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Located in the mountains of Ashland, Oregon  
Mulberry Alpacas Saturday, 19 July, 2008  


Don Julio Barreda

Mike Safley

Don Julio Barreda, Estancia Accoyo, Macusani, Peru


The following is an extract by the touching eulogy written by Mike Safley on the death of Don Julio in 2006.

"Julio Barreda—an artist who extracted pigment from the invisible DNA curling in the plasma of an ancient species—painted his vision of perfection with balance and harmony across the genotype of a herd sixty years in the making. His extraordinary accomplishment, a gift from God, touched each of us.

Don Julio stood all of five foot six, hair combed straight back—black until the day he died, nut brown skin, burnished and creased by an Incan sun and the cruel, cold wind that comes to rest in the marrow of a man born of Macusani’s high plains. Don Julio was a giant in the alpaca world—the Godfather. He was born of a Quechua woman and an accountant father from Arequipa, who died, leaving little Julio to be raised by his mother and grandfather on a vast hacienda in the province of Carabaya. His relationship with alpacas began almost before he could talk."


The following is the story of his admirable life ........

Don Julio Barreda's mother, Dona Victona Aragon Barreda, bred Alpacas prior to bringing Julio into the world. Julio felt the pulse of the Alpaca as a young boy. He learned the art of breeding camelids and harvesting their fiber beginning at 13 years of age.

Today, Don Julio is one of the most important Peruvian Alpaca ranchers. His ranch "Accoyo," an Indian word meaning "sandy ground," lies near the village of Macusani, 15,000 feet above sea level. National Geographic Magazine has called Macusani the world center for Alpaca fiber production.

To understand the true history of the Alpaca, one must look to Peru, where textiles have played an important part in the civilization of the high Andes since pre-Inca times. During the day of the Incan empire, Alpaca husbandry was very carefully regulated by the "Camayocc," or Alpaca professional. The spinning and weaving of Alpaca garments was highly organized; only the Inca rulers and their court were privileged to wear Alpaca.

Recently, Alpaca breeding has suffered in Peru, socialized land reforms adversely impacted the breeding of Alpacas. The Shining Path or "Sendero Luminoso" terrorists wreaked havoc on the farms of the Alta Plano. Don Julio in his role as a modern day "Camayocc" has persevered. He has managed to maintain his royal bloodlines (Plantel) through thick and thin. Today Don Julio shepherds about 2,500 head. Approximately 75% are huacaya and the balance are suri. The bloodlines of his "Plantel" herd date back to 1946.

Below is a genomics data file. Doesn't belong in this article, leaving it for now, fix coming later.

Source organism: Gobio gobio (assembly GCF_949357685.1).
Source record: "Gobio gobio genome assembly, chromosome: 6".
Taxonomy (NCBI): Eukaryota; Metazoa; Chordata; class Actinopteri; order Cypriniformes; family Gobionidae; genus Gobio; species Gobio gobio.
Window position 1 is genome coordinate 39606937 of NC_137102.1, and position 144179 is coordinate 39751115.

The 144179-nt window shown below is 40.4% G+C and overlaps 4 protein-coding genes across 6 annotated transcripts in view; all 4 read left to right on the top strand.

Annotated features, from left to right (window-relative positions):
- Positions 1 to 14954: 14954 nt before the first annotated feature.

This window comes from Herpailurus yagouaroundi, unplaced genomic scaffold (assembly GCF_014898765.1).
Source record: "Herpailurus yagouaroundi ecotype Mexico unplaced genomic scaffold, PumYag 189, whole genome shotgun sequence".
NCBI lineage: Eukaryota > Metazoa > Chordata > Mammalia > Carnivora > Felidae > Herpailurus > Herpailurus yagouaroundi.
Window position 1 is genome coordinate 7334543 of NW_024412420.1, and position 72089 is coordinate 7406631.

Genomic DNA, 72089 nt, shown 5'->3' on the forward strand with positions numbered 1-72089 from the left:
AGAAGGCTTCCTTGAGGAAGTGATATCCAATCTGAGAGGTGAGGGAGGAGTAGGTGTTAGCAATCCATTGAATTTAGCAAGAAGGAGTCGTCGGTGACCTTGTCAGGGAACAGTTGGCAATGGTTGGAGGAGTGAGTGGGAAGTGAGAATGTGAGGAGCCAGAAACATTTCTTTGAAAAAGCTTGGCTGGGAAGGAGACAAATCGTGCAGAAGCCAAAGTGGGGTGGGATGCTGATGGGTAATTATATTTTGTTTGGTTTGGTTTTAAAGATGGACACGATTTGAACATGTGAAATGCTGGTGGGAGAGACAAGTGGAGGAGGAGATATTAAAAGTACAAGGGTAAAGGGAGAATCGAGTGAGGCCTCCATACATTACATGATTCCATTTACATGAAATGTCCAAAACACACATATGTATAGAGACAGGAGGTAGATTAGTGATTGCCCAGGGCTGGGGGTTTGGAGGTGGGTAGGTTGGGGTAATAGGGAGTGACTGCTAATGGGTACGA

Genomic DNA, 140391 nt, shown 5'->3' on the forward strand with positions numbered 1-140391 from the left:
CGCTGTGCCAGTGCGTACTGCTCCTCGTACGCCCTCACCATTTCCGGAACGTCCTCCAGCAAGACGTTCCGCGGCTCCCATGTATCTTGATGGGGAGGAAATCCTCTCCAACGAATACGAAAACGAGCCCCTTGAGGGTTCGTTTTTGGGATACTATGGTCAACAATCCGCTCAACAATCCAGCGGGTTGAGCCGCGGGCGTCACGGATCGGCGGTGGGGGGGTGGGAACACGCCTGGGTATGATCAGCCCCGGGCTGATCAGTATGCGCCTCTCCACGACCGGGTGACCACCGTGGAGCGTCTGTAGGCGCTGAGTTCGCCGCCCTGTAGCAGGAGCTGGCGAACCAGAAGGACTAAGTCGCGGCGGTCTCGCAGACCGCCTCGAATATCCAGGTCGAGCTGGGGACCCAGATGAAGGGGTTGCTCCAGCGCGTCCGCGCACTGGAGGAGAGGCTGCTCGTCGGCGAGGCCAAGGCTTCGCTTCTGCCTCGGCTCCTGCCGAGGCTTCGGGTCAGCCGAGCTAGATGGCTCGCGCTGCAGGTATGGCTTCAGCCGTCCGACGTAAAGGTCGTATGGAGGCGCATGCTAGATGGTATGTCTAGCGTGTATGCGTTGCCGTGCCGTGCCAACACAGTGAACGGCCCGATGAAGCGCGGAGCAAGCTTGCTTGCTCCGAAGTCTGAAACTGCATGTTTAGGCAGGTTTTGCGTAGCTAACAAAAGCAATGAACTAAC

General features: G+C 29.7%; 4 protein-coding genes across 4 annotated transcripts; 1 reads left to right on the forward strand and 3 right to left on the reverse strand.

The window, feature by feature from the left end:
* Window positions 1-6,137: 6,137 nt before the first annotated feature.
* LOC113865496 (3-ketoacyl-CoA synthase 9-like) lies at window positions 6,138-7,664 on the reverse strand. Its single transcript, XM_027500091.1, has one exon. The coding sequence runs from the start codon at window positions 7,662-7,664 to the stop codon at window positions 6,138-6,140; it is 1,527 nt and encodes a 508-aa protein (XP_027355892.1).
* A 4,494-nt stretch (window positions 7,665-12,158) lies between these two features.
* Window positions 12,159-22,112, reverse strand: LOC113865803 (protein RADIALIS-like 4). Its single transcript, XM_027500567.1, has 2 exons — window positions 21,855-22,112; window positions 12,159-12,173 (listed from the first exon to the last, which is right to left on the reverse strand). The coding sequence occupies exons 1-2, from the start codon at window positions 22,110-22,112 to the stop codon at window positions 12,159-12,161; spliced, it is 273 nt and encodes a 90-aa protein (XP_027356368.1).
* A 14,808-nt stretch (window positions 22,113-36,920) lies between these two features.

From the start, Don Julio has been known as an innovator. He was the first breeder to introduce fencing. Many in Peru thought him to be "loco," building fences, creating artificial boundaries on the almost unlimited terrain, but it wasn't long before the benefits of this radical concept became apparent. Not only could fenced plots support more animals by utilizing pasture rotation, but the Alpaca were better nourished, had higher fertility rates, and lower cria mortality rates.

The benefit of fencing did not stop with better nutrition. This innovation allowed for the separate breeding of suri and huacaya. Llamas could not be crossbred with Alpacas. Don Julio began to develop truly purebred Alpacas of the highest quality.
Today, after many years of rigorous genetic selection, Barreda has redefined the Alpaca. His ranch maintains two herds of huacaya. One herd produces a fine, but less dense fleece of 20 microns or less. The other herd produces a very dense fleece of up to 24 microns. Most of these Alpaca produce over 10 pounds of fleece annually.

Despite his advancing years, Don Julios' time is still split between Macusani and Arequipa. He returns to the mountains every two months to spend time supervising his herd, thereby ensuring that his workers do the culling, breeding, feeding, mating, shearing, parturition, and weaning according to his exacting standards.

Even with all these accomplishments, he and his lovely wife, Antonieta de Barreda, have found time to rear four daughters and many grandchildren. Peru will remember Don Julio Barreda for many years to come. He has contributed to his country, his family and his Alpacas in a fashion that is admired by all who know him.

What has been accomplished at Don Julio's beloved "Accoyo" is known to every Alpaca breeder in South America. He is truly first among his peers. Pure Accoyo bloodstock is now in the gene-pool in the United States and we all benefit from it. American breeders are beginning to appreciate why - Don Julio Barreda is truly the world's finest.

The above is based on an article written by the highly-esteemed Mike Safley of Northwest Alpacas.